Every year that I have held a leadership position in IT, I have been challenged with keeping budgets flat or reducing them.
Given the amount of time, attention and money that has been given to business transformation and digitalisation over recent years, this must be seen as somewhat ironic, but that’s the way of the world!
The typical approach is to renegotiate contracts, squeeze suppliers and reduce or move headcount offshore. However, an area that is often overlooked is the software estate.
Businesses must ask themselves several questions about their business software; do you have a full inventory of the application portfolio, do you know the total cost of the portfolio and, most importantly, how much value is the business getting from it?
During a recent analysis of an IT budget, I was shocked to discover that nobody could provide me with a full catalogue of their software estate, while software maintenance costs amounted to 45% of the total OPEX budget.
Additionally, 50% of the that was for applications that were costing no more than $50,000 per year each but had a total cost of $2 million.
Having established the total spend, we began looking at the high-cost items, which led to an intriguing discovery – maintenance contracts were in place, but several of the applications had been de-supported by the vendor.
Therefore, there was no material benefit to maintaining the software support element of the contract, although the contracts do secure the right to upgrade to newer versions.
Next, an analysis was completed to review the use of the software and whether it was fit for purpose or would require an upgrade within the next three to five years.
A conclusion was quickly reached that the organisation had no intention of upgrading, and in some cases, were actively looking to decommission. There was no benefit from the upgrade rights within the support contract.
The bottom line was that contracts were in place that offered no value whatsoever but were costing several hundreds of thousands of dollars per year.
It was believed that the contracts needed to be in place to retain the rights to use the software. This is true for SaaS applications, but not the traditional perpetual model.
Next is to ‘right size’ the agreements, which is especially applicable to SaaS solutions. The organisation employed approximately 800 staff and a large number of contractors, tripling the overall number to around 2,400.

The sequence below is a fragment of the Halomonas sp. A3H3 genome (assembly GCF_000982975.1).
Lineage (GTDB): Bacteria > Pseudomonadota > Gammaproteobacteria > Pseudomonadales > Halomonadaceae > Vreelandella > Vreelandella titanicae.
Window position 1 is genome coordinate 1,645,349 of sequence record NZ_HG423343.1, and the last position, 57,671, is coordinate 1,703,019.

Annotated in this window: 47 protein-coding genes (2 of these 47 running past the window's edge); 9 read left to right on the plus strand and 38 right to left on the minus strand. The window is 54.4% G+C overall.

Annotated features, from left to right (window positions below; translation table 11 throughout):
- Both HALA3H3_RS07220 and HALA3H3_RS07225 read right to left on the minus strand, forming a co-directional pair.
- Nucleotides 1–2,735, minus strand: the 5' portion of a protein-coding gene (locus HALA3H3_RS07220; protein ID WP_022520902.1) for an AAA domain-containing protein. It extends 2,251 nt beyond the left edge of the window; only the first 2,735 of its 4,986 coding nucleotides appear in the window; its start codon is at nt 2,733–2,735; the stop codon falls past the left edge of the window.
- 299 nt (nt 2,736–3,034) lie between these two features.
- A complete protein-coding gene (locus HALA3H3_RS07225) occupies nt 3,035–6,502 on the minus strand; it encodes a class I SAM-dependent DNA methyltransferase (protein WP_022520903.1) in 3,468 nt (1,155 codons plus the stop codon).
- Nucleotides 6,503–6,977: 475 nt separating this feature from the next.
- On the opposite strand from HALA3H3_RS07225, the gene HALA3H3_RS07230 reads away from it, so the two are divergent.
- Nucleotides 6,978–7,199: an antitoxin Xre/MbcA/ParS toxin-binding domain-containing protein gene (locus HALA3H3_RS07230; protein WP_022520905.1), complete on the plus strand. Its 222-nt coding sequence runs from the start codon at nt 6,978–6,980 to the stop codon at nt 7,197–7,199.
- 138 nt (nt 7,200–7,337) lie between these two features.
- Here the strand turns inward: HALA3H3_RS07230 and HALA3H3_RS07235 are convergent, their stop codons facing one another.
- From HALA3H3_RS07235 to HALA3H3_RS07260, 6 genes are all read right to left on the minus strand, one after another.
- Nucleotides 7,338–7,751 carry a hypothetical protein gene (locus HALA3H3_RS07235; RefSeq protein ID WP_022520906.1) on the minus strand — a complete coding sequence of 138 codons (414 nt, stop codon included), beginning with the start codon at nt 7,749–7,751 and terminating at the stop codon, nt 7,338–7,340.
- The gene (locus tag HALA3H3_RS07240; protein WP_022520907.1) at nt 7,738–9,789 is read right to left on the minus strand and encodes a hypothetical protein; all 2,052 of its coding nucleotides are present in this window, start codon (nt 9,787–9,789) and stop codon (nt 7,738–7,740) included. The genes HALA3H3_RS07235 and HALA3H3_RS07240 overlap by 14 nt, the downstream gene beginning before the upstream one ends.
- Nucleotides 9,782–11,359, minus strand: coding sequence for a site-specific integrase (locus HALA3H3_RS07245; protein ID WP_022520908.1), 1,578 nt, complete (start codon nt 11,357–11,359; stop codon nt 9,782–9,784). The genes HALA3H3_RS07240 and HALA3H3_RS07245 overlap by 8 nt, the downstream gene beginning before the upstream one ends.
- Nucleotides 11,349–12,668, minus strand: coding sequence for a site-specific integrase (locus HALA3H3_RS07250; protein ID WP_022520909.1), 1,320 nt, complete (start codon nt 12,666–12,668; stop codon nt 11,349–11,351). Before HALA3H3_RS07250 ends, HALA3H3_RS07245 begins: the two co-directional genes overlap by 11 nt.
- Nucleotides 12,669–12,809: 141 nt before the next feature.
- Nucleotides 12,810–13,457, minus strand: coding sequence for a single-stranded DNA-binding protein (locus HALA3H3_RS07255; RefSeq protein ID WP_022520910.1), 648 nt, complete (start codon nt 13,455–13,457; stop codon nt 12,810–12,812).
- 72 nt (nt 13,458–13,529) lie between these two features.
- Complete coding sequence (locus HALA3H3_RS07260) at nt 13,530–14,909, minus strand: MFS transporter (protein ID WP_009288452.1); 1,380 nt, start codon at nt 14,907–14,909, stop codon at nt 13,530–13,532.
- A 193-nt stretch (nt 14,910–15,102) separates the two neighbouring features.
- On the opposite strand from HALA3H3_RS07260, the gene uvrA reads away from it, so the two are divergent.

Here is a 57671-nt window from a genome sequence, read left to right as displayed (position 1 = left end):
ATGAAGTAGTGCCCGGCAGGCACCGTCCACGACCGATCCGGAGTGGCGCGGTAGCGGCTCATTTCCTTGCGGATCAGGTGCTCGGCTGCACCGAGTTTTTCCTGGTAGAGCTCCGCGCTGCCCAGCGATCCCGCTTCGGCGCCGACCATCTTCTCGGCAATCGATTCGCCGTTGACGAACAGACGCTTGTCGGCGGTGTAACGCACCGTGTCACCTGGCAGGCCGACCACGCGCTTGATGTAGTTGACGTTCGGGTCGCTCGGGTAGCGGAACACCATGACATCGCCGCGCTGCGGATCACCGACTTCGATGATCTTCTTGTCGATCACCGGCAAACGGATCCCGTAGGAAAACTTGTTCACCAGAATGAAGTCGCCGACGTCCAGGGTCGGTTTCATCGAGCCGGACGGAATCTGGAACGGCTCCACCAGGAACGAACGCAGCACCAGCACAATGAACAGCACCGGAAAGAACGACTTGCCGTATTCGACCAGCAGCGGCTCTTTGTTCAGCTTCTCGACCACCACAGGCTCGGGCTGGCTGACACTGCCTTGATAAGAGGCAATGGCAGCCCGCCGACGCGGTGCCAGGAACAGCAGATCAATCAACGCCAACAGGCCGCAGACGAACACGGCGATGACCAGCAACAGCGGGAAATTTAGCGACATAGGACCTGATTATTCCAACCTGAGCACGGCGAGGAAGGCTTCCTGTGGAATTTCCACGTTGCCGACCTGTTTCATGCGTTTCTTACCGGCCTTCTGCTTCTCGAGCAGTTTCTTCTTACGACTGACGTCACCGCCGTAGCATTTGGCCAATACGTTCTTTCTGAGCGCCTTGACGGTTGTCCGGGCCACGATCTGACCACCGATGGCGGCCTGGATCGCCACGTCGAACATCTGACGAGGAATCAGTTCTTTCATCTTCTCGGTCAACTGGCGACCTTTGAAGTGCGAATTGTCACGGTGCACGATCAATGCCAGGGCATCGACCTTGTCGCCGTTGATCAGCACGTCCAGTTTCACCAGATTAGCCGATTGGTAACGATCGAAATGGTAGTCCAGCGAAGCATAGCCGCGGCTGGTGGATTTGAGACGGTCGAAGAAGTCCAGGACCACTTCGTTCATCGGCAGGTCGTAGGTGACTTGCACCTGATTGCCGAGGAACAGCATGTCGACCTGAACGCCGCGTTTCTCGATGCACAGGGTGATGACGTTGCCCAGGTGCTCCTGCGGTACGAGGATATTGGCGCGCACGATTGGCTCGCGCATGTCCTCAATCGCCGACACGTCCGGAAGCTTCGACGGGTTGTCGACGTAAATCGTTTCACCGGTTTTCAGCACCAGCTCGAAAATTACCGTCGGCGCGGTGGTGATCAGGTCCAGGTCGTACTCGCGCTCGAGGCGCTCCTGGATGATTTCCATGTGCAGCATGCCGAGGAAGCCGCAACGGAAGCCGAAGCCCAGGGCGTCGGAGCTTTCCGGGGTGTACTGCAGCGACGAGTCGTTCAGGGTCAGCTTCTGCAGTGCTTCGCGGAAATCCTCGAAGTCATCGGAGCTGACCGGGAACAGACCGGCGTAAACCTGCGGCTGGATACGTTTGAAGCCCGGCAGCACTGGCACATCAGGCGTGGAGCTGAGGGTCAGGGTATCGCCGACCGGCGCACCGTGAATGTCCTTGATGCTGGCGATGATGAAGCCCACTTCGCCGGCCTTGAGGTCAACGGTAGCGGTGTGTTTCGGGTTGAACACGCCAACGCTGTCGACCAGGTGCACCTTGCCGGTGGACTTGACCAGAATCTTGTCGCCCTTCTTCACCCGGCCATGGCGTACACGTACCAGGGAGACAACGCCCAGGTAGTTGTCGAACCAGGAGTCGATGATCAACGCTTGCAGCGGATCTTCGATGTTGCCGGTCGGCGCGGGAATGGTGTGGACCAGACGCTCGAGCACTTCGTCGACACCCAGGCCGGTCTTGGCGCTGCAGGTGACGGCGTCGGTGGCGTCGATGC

Enterprise Agreements were in place for some applications of around 3,000 users. That’s 600 licences that were not being used.
Using this date to negotiate contract renewals resulted in a saving of nearly $500k per annum.
That was the easy part; the greater challenge was to research the applications that cost no more than $50k per annum, but that amounted to almost 25% of the total IT budget when consolidated.
Such applications had gone under the radar of formal governance due to the low costs. They had been deployed with good intention and business cases being put in place, but no-one had ever circled back to check if the objectives of the business case had been met, but more shockingly, there was no evidence of the usage of the applications.
The challenge is then to identify where there is little or no usage. This can be difficult because it involves subjective conversations with stakeholders.
Conversations like these become increasingly frequent, meaning that IT departments often struggle to rationalise software portfolios, but keep incurring the costs.
The situation has become worse over the years and will continue to do so with more and more SaaS solutions being deployed. Eventually, the task goes into the “too difficult” pile.
A change of tack is needed. Given that the individual titles are low cost there is often very little appetite to engage with business leaders to perform an ROI on them. Everyone is far too busy doing more important things.
Data from software auditing solutions can be used to identify where software is installed and how much it is used. Most organisations have some form of software auditing too, such as Microsoft Endpoint Configuration Manager that will report install base and potentially usage.
These data are very useful where it is obvious that applications are installed but never or infrequently used. Often a user will need niche products for a discreet piece of work which may only last a few weeks or months.
However, once that piece of work is complete the software is often left on the endpoint; not used but incurring maintenance charges. Usage tools are great at identifying theses cases and allowing IT departments to harvest licences.
The most difficult challenge is in cases where reports show that the applications are in use but there is no objective data to say how much use. For example, a lot of us will start up Outlook first thing in the morning and leave it running all day, or indeed until we choose to shut our machine down.
Auditing software will report that Outlook is being used constantly when the machine is running. The problem becomes more difficult to crack when the software is web based.
In these cases, objective evidence is required to monitor the actual usage of an application. This is by no means a small undertaking and can be time consuming but will result in providing IT with the data to challenge stakeholders.
The task should not be underestimated; it will be take time. You will need at least three months usage data (ideally, 12 months).
There are examples of genuinely business critical software that does only get used once per quarter or in some cases annually. However, it is worth it.
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